Next up is one of our personal favourite Ostrock bands, Karat. Another of the Amiga Records’ great successes, prog rock Karat were formed in East Berlin, 1975, and are also still around today. Adept at sneaking in lyrics which challenged the GDR’s strict travel restrictions, such as the epic song Albatros, (“der Albatros kennt keine Grenzen… the albatross knows no borders”). Part of the charm in exploring GDR music is in discovering bands that sound like well known Western groups, but were working in a parallel, closed off universe. If you were an East German teenager into rock music, it might have been next to impossible to get hold of a copy of ‘Exile on Main Street’ for example but there was Karat’s 1982 masterpiece ‘Der blaue Planet’.
Like Puhdys, Karat were also allowed to cross over to play in the West, albeit with highly strict measures in place to prevent defecting. “Any band allowed to travel West was in a privileged position in the East and they knew it,” explains Kleiner. “As with any defectors, there was the ever-present threat of retribution on their family members left behind the Iron Curtain; that was a very real threat and kept most people from seriously entertaining the idea of staying on in the West. It was normal for GDR bands to have an entourage accompany them on trips West and someone in that group would most certainly have had ties with the Stasi and Cultural Authorities. Tabs were absolutely kept on band members, what they got up to and who they met with. Those controls loosened somewhat in the late stages, but never completely.”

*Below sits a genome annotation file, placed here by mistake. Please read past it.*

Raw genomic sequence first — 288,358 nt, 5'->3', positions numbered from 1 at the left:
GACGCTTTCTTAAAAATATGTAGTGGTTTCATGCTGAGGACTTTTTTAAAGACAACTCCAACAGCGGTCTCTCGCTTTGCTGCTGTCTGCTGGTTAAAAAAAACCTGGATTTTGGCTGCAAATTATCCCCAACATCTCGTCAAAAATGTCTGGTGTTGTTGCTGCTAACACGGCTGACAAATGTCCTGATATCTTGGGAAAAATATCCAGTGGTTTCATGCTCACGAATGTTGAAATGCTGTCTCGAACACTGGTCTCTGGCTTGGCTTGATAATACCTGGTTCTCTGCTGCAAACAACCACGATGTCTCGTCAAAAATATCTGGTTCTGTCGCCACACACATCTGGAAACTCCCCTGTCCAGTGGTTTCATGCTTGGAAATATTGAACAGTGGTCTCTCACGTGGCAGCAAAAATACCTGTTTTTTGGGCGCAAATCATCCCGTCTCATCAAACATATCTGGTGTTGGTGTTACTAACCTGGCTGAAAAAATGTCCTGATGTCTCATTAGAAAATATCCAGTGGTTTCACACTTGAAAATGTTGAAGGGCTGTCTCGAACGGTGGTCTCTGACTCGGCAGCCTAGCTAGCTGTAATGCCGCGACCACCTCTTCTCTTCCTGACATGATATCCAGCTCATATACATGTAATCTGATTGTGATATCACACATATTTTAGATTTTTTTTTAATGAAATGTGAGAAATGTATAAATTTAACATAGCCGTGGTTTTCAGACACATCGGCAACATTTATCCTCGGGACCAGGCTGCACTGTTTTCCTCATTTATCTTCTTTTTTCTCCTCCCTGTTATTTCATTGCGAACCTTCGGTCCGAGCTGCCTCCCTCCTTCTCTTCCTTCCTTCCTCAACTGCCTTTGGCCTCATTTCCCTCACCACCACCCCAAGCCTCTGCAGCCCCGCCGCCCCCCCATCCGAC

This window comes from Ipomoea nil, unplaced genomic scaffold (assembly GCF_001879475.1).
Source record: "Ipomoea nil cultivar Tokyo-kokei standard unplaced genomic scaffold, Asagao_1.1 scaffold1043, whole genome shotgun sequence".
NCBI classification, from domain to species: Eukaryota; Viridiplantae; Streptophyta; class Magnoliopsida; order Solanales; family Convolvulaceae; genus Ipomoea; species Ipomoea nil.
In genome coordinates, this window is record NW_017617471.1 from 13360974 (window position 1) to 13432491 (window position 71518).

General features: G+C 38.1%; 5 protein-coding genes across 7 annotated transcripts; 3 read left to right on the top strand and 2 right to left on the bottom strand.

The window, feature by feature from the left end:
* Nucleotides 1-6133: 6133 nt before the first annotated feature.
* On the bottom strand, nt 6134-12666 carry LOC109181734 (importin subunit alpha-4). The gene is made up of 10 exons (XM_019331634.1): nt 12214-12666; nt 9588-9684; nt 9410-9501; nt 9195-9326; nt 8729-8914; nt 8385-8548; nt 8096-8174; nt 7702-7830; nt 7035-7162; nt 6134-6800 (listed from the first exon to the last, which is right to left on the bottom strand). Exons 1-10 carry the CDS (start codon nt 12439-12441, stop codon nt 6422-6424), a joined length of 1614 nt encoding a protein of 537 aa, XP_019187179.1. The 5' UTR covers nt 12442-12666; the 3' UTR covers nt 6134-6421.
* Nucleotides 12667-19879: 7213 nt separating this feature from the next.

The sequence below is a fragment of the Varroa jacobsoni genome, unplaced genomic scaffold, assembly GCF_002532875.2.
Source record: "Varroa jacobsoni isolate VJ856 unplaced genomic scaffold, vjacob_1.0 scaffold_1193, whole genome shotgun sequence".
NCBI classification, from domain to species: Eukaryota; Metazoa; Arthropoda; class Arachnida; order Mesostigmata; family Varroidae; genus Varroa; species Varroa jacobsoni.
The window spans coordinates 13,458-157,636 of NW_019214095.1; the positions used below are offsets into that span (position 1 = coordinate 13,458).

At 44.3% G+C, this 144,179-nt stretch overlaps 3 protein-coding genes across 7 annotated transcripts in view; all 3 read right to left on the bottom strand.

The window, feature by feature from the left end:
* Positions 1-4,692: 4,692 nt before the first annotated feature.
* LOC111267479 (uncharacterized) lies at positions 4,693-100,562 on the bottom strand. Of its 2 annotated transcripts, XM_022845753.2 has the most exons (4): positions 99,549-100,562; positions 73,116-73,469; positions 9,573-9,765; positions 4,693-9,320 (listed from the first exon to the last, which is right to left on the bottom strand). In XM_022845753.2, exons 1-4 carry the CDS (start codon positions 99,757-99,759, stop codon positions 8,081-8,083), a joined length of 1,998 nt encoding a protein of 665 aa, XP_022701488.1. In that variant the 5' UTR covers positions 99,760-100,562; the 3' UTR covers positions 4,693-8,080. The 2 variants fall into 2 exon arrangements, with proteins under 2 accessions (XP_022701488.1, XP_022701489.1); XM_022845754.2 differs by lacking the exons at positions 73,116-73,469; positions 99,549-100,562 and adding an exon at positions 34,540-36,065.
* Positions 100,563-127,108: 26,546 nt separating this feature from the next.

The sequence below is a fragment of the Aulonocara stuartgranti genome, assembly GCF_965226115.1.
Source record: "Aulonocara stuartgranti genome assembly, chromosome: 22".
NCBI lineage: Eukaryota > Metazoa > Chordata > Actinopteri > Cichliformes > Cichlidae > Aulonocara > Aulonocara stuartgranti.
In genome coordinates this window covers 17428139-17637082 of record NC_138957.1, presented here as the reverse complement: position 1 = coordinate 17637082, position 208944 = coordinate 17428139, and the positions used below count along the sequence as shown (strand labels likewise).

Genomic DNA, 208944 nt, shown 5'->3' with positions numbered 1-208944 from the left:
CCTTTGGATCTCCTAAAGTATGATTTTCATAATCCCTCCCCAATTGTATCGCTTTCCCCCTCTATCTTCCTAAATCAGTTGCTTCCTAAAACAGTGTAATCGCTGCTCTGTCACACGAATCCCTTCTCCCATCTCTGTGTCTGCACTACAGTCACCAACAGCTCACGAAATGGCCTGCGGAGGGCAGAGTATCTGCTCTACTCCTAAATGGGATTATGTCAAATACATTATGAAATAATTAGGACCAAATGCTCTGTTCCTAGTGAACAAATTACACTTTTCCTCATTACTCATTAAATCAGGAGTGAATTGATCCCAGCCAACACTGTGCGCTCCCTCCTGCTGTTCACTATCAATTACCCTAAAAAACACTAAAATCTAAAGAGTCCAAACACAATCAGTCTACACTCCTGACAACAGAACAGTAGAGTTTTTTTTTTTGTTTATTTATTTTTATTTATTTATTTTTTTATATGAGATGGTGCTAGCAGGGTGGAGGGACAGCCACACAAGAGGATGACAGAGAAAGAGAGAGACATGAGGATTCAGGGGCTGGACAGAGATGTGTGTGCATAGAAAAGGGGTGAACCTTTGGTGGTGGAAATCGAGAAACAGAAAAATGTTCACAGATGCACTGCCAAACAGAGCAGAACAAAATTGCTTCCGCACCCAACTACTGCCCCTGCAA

KLAUS RENFT COMBO
Whilst bands like Karat and Puhdys thrived in the GDR system, other groups fared less well.
Klaus Renft, formed in Leipzig in 1958, quickly gathered a large following with his British-Invasion inspired rock and roll. Banned in 1962, Klaus Renft renamed his band the Butlers. But a riot at a Rolling Stones concert in West Berlin in 1965 was enough for the East German government to issue a blanket ban on all ‘Beat’ groups including the Butlers. In Leipzig, October, 1965, where fifty four groups had been banned, over 2,000 teenagers took the streets in protest. The so-called ‘Beat Riots’ saw violent clashes, 267 arrests, 97 of whom, as Kleiner explains, “were forced to work in open-pit coal mines just outside of the city even before their cases had gone to trial.” Resurfacing in 1967 as the Klaus Renft Combo, and sounding a bit like the GDR version of Led Zeppelin with a dash of Pink Floyd, Klaus Renft became one of Amiga record’s best selling acts between 1970 and 1975. Kleiner explains, “In addition to the band’s high-intensity live show, fans were attracted by the group’s willingness to address taboo subject matter that reflected the reality of everyday life for many in the ‘Workers and Peasants State’. While this approach brought them a large and loyal fanbase, it also meant constant friction with Cultural Authorities and SED leaders.” But the band’s huge success and popularity was extinguished overnight when they were banned in 1975…